The first of these characters is Abraham Sulitzer, a book distributor whom Iosif meets on a train and who introduces him both to the modern literature that Jews are creating in Yiddish and to the idea that Yiddish culture in itself can inspire and sustain a diaspora Jewish community. Iosif purchases from Sulitzer an “illustrated Bible”—no doubt the popular Yiddish Tsena Urena —and enjoys having it read aloud to him by his grandmother. But by now he regards himself as too old to be drafted into the suffocating ethnic solidarity supposedly demanded by this variety of Jewishness.

Two law-school friends, S.T. Haim and Sami Winkler, become the backboard against which Iosif tests his resistance to the other two ideologies on offer: respectively, Communism and Zionism.

Haim, “an incurable Marxist,” mocks the very notion of Jewish solidarity:

Jewish national unity is an absurdity. I don’t know any Jews: I know workers and the bourgeoisie. I don’t know of a national problem in Palestine. I know about a practical economic problem involving Syria, Palestine, and Mesopotamia, which is not any more interesting than the problems of Cuba, Indochina, and Eastern Rumelia. The rest is a myth, an idyll, a chimera.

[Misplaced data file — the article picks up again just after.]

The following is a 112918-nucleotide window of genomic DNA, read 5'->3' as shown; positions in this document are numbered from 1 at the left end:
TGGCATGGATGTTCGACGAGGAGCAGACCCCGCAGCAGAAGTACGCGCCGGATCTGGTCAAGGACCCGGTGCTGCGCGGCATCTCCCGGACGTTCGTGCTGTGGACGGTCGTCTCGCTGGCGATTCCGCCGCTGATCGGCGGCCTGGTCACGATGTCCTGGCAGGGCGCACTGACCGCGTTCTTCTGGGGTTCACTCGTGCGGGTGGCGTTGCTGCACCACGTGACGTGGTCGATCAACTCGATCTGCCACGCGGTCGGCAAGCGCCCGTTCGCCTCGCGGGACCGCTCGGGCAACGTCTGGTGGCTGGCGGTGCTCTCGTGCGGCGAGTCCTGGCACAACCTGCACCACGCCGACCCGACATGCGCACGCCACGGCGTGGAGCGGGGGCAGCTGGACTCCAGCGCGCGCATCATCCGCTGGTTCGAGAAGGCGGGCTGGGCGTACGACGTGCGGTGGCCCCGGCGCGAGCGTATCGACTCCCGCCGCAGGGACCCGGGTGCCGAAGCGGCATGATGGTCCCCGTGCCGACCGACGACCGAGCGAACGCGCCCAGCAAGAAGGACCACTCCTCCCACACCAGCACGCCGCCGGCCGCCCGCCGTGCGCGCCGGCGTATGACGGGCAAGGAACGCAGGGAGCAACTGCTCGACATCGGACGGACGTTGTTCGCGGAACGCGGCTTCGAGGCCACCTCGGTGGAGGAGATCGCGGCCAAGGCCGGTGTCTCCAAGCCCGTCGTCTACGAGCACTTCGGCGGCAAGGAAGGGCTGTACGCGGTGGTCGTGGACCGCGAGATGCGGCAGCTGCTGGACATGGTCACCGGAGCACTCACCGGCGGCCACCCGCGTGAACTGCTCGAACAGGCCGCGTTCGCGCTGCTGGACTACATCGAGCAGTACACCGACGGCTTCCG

In dismissing all national categories, Haim theoretically offers an escape from both anti-Semitism and his own Jewishness. Iosif, however, even putting aside his disbelief in the Communist utopia, is also nowhere near so ready to deny or relinquish his Jewishness.

Winkler, for his part, takes Iosif to hear the Zionist exhortations of Ze’ev Jabotinsky in the hope that “he can clear things up for you.” Although things remain unclear, Zionism does come close to satisfying Iosif’s search for “the clear joy of life” in a Jewish form. He appreciates almost everything he hears from Winkler, a true believer for whom the question “isn’t whether Jews can create a Palestinian state, but whether they can do anything but.” Urgency makes counter-arguments pointless: Winkler will live and labor in the land of Israel. “I listen and work” is his version of the biblical “We will do and we will listen.”